Improved Average Complexity for Comparison-Based Sorting

Conference paper
Part of the Lecture Notes in Computer Science book series (LNCS, volume 10389)


This paper studies the average complexity on the number of comparisons for sorting algorithms. Its information-theoretic lower bound is \(n \lg n - 1.4427n + O(\log n)\). For many efficient algorithms, the first \(n\lg n\) term is easy to achieve and our focus is on the (negative) constant factor of the linear term. The current best value is \(-1.3999\) for the MergeInsertion sort. Our new value is \(-1.4106\), narrowing the gap by some \(25\%\). An important building block of our algorithm is “two-element insertion,” which inserts two numbers A and B, \(A<B\), into a sorted sequence T. This insertion algorithm is still sufficiently simple for rigorous mathematical analysis and works well for a certain range of the length of T for which the simple binary insertion does not, thus allowing us to take a complementary approach with the binary insertion.


Unable to display preview. Download preview PDF.

Unable to display preview. Download preview PDF.


  1. 1.
    Ayala-Rincón, M., De Abreu, B.T., De Siqueira, J.: A variant of the Ford-Johnson algorithm that is more space efficient. Information Processing Letters 102(5), 201–207 (2007)MathSciNetCrossRefMATHGoogle Scholar
  2. 2.
    Edelkamp, S., Weiß, A.: QuickXsort: Efficient Sorting with n logn - 1.399n + o(n) Comparisons on Average. In: CSR 2014, pp. 139–152Google Scholar
  3. 3.
    Ford, L.R., Johnson, S.M.: A tournament problem. The American Mathematical Monthly 66(5), 387–389 (1959)MathSciNetCrossRefMATHGoogle Scholar
  4. 4.
    Hwang, F.K., Lin, S.: Optimal merging of 2 elements with n elements. Acta Informatica 1, 145–158 (1971)MathSciNetCrossRefMATHGoogle Scholar
  5. 5.
    Iwama, K., Teruyama, J.: Improved Average Complexity for Comparison-Based Sorting (2017). arXiv:1705.00849
  6. 6.
    Knuth, D.E.: The Art of Computer Programming. Sorting and Searching, vol. 3, 2nd edn. Addison Wesley Longman Publishing Co. Inc., Redwood City (1998)MATHGoogle Scholar
  7. 7.
    Manacher, G.K.: The Ford-Johnson algorithm is not optimal. Journal of the Association for Computing Machinery 26, 441–456 (1979)MathSciNetCrossRefMATHGoogle Scholar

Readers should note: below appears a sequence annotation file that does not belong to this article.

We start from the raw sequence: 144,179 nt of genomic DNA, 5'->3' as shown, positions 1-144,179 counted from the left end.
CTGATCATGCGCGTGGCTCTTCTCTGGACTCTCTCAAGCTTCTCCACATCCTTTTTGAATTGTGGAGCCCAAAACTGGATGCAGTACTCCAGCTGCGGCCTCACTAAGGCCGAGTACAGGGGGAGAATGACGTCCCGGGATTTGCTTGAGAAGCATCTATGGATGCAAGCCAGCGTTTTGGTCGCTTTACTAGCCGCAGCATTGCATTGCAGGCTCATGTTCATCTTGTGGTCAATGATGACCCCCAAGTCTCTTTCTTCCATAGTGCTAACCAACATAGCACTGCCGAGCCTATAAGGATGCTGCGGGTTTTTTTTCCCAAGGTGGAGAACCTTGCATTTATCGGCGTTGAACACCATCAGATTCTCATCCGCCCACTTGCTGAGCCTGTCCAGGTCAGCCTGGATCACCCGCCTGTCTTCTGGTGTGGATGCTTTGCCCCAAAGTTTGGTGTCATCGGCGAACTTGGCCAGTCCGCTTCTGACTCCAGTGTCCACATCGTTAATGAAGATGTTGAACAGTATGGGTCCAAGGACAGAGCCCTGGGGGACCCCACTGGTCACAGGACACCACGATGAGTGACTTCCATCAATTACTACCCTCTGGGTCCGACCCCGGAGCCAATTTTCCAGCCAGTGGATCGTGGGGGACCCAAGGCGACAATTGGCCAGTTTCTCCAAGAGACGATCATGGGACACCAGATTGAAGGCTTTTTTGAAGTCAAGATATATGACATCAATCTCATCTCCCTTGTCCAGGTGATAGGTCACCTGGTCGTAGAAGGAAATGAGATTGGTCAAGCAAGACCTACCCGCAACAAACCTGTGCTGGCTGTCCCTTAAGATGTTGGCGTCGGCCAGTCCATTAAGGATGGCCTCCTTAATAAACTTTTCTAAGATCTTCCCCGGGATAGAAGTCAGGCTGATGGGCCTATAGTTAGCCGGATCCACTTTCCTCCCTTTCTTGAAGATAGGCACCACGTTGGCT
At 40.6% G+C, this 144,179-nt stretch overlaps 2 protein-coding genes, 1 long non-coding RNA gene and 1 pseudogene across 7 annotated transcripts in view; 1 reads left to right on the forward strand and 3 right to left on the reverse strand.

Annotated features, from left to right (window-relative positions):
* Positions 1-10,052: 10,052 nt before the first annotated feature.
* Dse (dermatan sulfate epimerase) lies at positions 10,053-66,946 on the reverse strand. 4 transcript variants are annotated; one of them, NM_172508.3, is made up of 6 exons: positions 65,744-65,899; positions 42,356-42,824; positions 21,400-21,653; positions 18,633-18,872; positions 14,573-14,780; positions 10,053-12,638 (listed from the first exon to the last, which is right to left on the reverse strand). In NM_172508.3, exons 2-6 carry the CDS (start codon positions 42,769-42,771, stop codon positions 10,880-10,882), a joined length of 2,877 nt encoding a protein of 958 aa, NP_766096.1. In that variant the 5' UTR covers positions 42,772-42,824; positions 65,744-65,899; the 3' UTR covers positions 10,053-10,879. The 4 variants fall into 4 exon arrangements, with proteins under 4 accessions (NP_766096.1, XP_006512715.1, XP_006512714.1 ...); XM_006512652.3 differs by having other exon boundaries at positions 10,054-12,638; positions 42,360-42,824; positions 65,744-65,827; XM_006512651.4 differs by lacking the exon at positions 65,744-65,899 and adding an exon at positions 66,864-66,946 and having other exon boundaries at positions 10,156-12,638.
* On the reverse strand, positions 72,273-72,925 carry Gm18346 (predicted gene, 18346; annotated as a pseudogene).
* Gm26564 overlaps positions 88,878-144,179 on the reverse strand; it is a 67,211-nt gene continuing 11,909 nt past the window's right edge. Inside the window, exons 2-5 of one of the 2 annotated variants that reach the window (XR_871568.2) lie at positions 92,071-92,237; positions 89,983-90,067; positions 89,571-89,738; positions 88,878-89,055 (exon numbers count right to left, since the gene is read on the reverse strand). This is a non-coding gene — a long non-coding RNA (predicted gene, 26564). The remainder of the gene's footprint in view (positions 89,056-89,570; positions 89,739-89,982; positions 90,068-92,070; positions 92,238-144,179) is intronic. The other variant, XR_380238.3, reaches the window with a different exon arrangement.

8. 8.
    Manacher, G.K., Bui, T.D., Mai, T.: Optimum combinations of sorting and merging. Journal of the Association for Computing Machinery 36, 290–334 (1989)MathSciNetCrossRefGoogle Scholar
  9. 9.
    Schulte, J.: Mönting, Merging of 4 or 5 elements with n elements. Theoretical Computer Science 14, 19–37 (1981)MathSciNetCrossRefMATHGoogle Scholar
  10. 10.
    Peczarski, M.: Sorting 13 elements requires 34 comparisons. In: Möhring, R., Raman, R. (eds.) ESA 2002. LNCS, vol. 2461, pp. 785–794. Springer, Heidelberg (2002). doi: 10.1007/3-540-45749-6_68 CrossRefGoogle Scholar
  11. 11.
    Peczarski, M.: New results in minimum-comparison sorting. Algorithmica 40(2), 133–145 (2004)MathSciNetCrossRefMATHGoogle Scholar
  12. 12.
    Peczarski, M.: The Ford-Johnson algorithm still unbeaten for less than 47 elements. Information processing letters 101(3), 126–128 (2007)MathSciNetCrossRefMATHGoogle Scholar
  13. 13.
    Steinhaus, H.: Mathematical Snapshots, New Nork, pp. 37–40 (1950)Google Scholar
  14. 14.
    Thanh, M., Alagar, V.S., Bui, T.D.: Optimal Expected-Time Algorithms for Merging. J. Algorithms 7(3), 341–357 (1986)MathSciNetCrossRefMATHGoogle Scholar
  15. 15.
    Wells, M.: Applications of a language for computing in combinatorics. In: Proc. 1965 IFIP Congress, pp. 497–498. North-Holland, Amsterdam (1966)Google Scholar

Copyright information

© Springer International Publishing AG 2017

Authors and Affiliations

  1. 1.Kyoto UniversityKyotoJapan
  2. 2.National Institute of InformaticsTokyoJapan
  3. 3.JST, ERATO, Kawarabayashi Large Graph ProjectChiyodaJapan

Personalised recommendations